“For young writers to understand that good writing is about getting across what they’re trying to say. It’s . . . so often when people teach writing to young writers, they focus on what the buzz words are of good writing. Detail. Scene. Setting. Descriptions. Adjectives. And often times they forget that writing is in essence about communication. And I think that that is a hallmark of all the writing I love, is that it communicates a point or an idea.”

Tracy Mack: Advice for Young Writers

Tracy Mack

Tracy Mack, a young author and former book editor, offered some salient words of advice for young writers during an interview for this project. Her recent works include Drawing Lessons, a Booklist Top Ten First Novel of 2000, and Birdland.


“One piece of advice I give young writers about writing is that it’s really important to let yourself write bad stuff. You have to write bad stuff before you get to the good stuff. And not to self edit. Or censor. Just to let yourself go. Because all good writing is re-writing.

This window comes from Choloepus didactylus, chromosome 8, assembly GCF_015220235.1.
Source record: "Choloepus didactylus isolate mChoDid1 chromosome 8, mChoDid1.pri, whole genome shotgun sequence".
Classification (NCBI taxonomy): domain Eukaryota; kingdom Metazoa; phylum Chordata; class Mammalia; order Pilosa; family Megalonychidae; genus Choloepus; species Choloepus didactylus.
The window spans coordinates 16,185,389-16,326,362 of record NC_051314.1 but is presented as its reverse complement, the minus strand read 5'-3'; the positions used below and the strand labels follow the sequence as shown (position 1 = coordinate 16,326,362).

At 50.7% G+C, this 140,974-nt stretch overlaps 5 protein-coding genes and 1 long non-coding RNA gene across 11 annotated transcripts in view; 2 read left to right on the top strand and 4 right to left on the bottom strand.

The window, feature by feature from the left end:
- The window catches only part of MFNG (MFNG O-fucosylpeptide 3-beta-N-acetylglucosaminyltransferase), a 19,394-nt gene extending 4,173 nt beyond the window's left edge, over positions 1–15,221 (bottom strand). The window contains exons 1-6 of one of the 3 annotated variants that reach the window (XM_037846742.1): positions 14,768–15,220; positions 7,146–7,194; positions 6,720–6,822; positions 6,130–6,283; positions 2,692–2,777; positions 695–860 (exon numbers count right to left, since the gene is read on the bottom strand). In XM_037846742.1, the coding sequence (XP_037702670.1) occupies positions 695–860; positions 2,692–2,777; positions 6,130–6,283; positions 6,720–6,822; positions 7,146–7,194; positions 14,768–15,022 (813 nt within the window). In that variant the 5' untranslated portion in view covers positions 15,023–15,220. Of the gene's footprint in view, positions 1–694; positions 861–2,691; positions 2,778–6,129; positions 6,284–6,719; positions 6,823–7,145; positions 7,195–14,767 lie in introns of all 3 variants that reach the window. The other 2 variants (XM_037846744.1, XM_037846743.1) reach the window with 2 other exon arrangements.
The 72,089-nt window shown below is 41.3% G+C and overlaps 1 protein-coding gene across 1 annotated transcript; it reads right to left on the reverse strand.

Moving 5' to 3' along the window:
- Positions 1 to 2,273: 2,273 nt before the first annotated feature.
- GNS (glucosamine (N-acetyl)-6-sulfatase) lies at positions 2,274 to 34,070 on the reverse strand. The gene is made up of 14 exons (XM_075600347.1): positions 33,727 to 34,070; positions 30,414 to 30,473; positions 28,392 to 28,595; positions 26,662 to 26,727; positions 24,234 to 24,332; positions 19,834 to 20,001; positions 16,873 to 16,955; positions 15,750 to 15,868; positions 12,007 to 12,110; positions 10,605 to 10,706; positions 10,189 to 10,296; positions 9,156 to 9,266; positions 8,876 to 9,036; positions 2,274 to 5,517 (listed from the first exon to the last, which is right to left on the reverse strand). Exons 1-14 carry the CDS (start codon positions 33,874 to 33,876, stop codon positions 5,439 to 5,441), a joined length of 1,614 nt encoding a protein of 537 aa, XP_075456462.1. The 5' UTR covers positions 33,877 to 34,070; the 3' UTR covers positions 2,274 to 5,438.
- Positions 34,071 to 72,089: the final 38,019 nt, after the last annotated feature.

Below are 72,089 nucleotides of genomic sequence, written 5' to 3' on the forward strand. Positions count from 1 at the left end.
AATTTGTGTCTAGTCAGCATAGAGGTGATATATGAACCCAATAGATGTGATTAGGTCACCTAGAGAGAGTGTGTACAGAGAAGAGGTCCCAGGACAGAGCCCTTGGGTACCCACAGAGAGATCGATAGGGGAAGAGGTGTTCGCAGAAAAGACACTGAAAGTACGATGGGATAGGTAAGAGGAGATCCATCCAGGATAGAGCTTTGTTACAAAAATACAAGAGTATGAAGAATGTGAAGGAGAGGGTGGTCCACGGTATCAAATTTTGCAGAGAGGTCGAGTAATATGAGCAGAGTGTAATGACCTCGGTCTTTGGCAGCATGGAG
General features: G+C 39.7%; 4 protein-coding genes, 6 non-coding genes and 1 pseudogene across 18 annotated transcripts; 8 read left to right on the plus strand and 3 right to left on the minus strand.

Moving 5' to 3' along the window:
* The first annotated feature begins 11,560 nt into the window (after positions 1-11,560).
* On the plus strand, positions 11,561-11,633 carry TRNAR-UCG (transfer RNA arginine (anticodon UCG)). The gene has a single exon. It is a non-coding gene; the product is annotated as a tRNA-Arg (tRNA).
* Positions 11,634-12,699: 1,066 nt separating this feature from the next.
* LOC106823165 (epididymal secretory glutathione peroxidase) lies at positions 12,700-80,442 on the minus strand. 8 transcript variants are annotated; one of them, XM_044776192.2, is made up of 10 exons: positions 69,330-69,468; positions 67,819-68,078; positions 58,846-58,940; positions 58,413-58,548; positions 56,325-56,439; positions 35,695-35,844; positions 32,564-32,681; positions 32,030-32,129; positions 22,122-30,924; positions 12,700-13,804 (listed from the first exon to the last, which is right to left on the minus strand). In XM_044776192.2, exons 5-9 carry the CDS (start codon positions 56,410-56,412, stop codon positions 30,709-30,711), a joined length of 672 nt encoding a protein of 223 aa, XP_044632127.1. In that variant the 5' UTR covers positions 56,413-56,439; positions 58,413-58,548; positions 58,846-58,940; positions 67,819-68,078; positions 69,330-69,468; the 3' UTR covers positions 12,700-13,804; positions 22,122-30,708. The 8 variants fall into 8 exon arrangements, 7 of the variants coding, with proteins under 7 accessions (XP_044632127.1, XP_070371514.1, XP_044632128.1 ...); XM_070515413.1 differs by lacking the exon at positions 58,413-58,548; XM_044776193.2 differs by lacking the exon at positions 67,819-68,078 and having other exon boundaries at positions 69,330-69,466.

“And that you need to give yourself time for a story to surface. It takes me, I’m not enormously prolific. I don’t publish a book a year or several books a year and it’s not just because I have a day job. It’s because it takes me a while to bring a story up. And I think that it’s important to honor that. And also to try to finish things. To follow them through. To see what this story is meant to be. Maybe it won’t be something to try to publish or show anybody else. But to try to complete things. And another friend of mine said, ‘You should never go back to old work. You know, once you’ve finished it, you should -‘ . I don’t know if I totally agree with that because sometimes I think there’s a character lingering that was around for some reason that might surface in another story.”